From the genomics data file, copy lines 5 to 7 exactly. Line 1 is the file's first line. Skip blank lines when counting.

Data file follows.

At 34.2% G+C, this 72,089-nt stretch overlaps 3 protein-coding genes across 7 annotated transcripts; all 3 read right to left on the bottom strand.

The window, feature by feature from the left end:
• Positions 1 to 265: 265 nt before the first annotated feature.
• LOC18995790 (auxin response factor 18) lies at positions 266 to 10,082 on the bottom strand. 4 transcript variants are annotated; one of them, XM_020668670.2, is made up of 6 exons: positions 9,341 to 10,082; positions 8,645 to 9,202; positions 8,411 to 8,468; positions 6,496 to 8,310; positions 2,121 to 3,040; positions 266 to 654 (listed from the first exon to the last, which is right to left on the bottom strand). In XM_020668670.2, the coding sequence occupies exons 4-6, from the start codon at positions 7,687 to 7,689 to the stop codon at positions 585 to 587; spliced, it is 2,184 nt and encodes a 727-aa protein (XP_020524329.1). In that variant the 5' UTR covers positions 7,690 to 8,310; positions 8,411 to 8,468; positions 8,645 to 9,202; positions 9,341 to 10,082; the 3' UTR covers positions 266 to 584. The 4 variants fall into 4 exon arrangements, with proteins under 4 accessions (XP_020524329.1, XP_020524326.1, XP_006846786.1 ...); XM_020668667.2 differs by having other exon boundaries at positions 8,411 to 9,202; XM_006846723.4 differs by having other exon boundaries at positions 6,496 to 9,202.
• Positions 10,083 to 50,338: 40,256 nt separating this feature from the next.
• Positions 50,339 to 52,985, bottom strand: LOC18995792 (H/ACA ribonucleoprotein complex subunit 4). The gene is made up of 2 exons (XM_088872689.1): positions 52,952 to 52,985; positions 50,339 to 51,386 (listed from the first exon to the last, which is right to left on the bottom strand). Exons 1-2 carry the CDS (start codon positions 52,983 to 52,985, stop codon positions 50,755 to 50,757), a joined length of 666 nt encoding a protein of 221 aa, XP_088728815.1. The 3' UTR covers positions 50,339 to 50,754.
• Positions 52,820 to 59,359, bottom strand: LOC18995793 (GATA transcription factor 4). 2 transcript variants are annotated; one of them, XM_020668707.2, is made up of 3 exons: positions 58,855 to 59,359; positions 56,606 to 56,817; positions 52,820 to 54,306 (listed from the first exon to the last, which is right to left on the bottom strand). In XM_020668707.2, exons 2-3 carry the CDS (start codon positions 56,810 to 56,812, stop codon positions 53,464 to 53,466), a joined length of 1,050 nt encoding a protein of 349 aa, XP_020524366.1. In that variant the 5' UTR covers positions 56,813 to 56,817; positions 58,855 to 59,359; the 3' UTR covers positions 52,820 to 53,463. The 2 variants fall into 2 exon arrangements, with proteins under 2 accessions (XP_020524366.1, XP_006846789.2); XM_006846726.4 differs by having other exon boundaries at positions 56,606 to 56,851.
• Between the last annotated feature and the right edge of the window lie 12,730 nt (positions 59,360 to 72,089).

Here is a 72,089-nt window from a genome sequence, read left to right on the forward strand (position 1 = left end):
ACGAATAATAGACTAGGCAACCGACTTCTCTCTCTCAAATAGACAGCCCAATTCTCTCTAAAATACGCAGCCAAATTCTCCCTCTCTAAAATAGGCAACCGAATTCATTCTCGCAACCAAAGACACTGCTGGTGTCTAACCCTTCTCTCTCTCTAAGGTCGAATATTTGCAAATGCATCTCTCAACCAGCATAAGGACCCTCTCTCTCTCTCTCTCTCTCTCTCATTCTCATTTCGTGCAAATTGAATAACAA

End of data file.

• Positions 10,083 to 50,338: 40,256 nt separating this feature from the next.
• Positions 50,339 to 52,985, bottom strand: LOC18995792 (H/ACA ribonucleoprotein complex subunit 4). The gene is made up of 2 exons (XM_088872689.1): positions 52,952 to 52,985; positions 50,339 to 51,386 (listed from the first exon to the last, which is right to left on the bottom strand). Exons 1-2 carry the CDS (start codon positions 52,983 to 52,985, stop codon positions 50,755 to 50,757), a joined length of 666 nt encoding a protein of 221 aa, XP_088728815.1. The 3' UTR covers positions 50,339 to 50,754.
• Positions 52,820 to 59,359, bottom strand: LOC18995793 (GATA transcription factor 4). 2 transcript variants are annotated; one of them, XM_020668707.2, is made up of 3 exons: positions 58,855 to 59,359; positions 56,606 to 56,817; positions 52,820 to 54,306 (listed from the first exon to the last, which is right to left on the bottom strand). In XM_020668707.2, exons 2-3 carry the CDS (start codon positions 56,810 to 56,812, stop codon positions 53,464 to 53,466), a joined length of 1,050 nt encoding a protein of 349 aa, XP_020524366.1. In that variant the 5' UTR covers positions 56,813 to 56,817; positions 58,855 to 59,359; the 3' UTR covers positions 52,820 to 53,463. The 2 variants fall into 2 exon arrangements, with proteins under 2 accessions (XP_020524366.1, XP_006846789.2); XM_006846726.4 differs by having other exon boundaries at positions 56,606 to 56,851.